It never hurts to cycle a round through the gun to add confidence and Identify a problem. Like you pick up someones brass that has a bigger chamber and you didn't full length resize.

Now days you can youtube video search and watch the prosess to do things :) And just like here you can get good or bad info. Haven't seen any here so far keep it fun :)
 

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+1 to what everyone said. Always remember that if you go changing your COAL from what the manual says, that if you make a longer COAL you are increasing your effective case volume in the assembled cartridge (which decreases pressures upon firing), and if you go the other way and decrease the COAL you are shrinking your effective case volume and will increase pressures...so if you are running anywhere near max you need to reduce your charge (i.e. start low and work your way up, as usual) if you reduce your COAL.

Like PJ said the main reason you worry about max COAL is when you are using exceptionally heavy or otherwise long (copper? I don't know I've never used copper bullets) bullets. There are a couple reasons you might want to avoid this. You don't want to jam the bullet into the rifling too hard or you will increase pressures upon firing due to the resistance on the bullet. Most loading data accounts for some space between the bullet and the start of the rifling. Other times you have to worry about magazine length (as in a box magazine fed rifle such as a Mauser style bolt action or an AR-15 or similar. In the case of the Marlin if you get your bullet too long I'd guess you might have feeding issues. A lot of times if your load calls for a COAL that is too long for your magazine but not too long for your leade, you can single load the rifle and still shoot it.
 

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Discussion Starter #12
Thanks for all the replies, just trying to get head fully around all the concepts before i get too far down the track. As an interesting aside, I made up an OAL gauge (kinda), which involved drilling and tapping the primer cavity in a once fired case to accept a bolt and locking nut. I lightly ran the top off the neck into the FLR die to give some tension at the mouth and allowed the projectile to be relatively lightly held. I ran this dummy bullet (without bolt/nut) into my action a couple of times and measured OAL.

This method gave a consistent OAL of 2.4705. I was able to screw bolt into back of case to push projectile out again. I assume this measurement (for the Sierra 125g fnhp) is the point of contact between ogive and lands. My assumption is that anywhere approx .010 less than this measurement will be appropriate? With my current case lengths, 2.44 puts case mouth at the base of the cannelure. I assume the Sierra manual measurement of 2.42 is to be on the safe side in all firearms?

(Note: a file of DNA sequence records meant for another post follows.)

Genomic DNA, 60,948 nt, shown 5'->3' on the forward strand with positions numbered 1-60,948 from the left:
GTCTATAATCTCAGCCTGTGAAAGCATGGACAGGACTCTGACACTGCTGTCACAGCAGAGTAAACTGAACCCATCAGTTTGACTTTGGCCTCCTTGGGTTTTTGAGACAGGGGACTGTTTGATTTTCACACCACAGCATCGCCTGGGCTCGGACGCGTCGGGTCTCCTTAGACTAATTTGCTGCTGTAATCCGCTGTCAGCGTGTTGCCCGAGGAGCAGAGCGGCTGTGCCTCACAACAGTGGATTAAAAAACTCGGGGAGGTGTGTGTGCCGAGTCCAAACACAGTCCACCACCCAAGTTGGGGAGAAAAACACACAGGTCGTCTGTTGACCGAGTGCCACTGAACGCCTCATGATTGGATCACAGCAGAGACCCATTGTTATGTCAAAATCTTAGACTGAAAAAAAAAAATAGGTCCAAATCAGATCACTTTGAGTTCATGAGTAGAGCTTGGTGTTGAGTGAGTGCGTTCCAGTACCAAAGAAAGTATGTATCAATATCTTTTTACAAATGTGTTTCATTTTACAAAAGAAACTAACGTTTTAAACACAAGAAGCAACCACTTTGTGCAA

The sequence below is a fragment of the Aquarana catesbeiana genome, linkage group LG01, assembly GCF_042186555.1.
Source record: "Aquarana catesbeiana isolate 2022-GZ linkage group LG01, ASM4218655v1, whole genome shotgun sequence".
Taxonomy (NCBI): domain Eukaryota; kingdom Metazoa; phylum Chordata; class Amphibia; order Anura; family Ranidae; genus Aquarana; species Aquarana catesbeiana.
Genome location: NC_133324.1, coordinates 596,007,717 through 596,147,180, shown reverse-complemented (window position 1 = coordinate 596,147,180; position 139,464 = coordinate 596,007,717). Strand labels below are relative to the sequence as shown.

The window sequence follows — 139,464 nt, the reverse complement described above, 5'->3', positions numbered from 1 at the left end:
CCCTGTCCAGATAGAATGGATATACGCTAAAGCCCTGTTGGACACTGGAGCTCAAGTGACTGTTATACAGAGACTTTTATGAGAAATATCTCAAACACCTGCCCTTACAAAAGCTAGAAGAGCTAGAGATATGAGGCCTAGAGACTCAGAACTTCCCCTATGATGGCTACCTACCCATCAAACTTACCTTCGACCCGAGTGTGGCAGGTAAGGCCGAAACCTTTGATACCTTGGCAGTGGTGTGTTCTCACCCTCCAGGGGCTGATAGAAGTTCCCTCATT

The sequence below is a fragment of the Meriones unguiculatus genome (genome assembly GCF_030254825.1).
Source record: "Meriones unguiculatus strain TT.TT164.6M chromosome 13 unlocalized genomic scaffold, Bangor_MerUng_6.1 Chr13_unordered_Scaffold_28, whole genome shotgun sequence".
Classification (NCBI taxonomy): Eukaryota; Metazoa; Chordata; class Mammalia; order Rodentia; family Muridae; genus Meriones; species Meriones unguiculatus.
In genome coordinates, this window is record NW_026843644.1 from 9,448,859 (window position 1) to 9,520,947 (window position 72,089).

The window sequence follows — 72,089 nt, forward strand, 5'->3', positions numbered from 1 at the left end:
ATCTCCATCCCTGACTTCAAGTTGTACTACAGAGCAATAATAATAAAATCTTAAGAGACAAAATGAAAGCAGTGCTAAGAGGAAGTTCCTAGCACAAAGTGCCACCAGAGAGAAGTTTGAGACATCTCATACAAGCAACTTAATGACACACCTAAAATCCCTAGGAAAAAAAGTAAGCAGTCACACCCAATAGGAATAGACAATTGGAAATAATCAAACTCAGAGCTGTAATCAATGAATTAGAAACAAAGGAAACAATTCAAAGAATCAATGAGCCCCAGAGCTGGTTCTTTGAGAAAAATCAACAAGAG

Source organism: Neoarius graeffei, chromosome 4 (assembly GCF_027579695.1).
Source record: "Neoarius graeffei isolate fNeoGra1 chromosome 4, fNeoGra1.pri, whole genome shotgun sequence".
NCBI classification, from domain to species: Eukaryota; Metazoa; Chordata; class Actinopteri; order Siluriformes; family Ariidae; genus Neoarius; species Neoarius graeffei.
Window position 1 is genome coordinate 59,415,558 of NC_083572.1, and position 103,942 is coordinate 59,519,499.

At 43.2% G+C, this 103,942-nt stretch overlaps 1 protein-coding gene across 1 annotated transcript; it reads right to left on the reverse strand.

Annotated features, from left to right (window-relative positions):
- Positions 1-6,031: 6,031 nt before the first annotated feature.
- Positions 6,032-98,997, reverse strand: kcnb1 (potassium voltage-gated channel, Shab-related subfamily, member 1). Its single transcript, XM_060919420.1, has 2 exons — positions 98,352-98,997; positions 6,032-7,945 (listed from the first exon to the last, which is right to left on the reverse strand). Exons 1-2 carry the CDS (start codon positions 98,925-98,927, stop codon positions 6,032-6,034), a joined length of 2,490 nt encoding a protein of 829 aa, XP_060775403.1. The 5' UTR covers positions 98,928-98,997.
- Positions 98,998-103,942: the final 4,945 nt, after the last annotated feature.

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earplay said:
I assume the Sierra manual measurement of 2.42 is to be on the safe side in all firearms?
No, it's only safe in the firearm they used to do the testing, and it should be listed. OAL is limited by the magazine length and a few other factors, but most manuals list a COAL with each bullet. Having several manuals to use as a comparison is always a good idea, one book may not agree with the others, and it's up to you to figure out who's right. Published reloading data is useful, but remember, what they show is what worked in their gun, not yours. Adjustments DO have to be made.

ETA: Here's an example of what I mean..........the manual I was using said with this particular bullet in the 375 Winchester, COAL should be 2.560 inches. They were wrong. 2.400 was where it needed to be.

 

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Discussion Starter #14
Wow, starting reading about ladder tests, barrel harmonics, nodes and optimum charge weights... Brain is relishing the options! Overkill potentially for my application, but I can't see why I shouldn't aim to get the best group possible out of the rifle.

Another question re crimping. I have the Lee pacesetter set, and am wondering what the usual amount of crimp people apply? ie what fraction of a turn past where the die contacts the case. I´m not so much of a fan of the FC die only because of the deformation of the case mouth. Is just using the resizing die to crimp suitable?

Cheers,

Matt
 

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earplay said:
Is just using the resizing die to crimp suitable?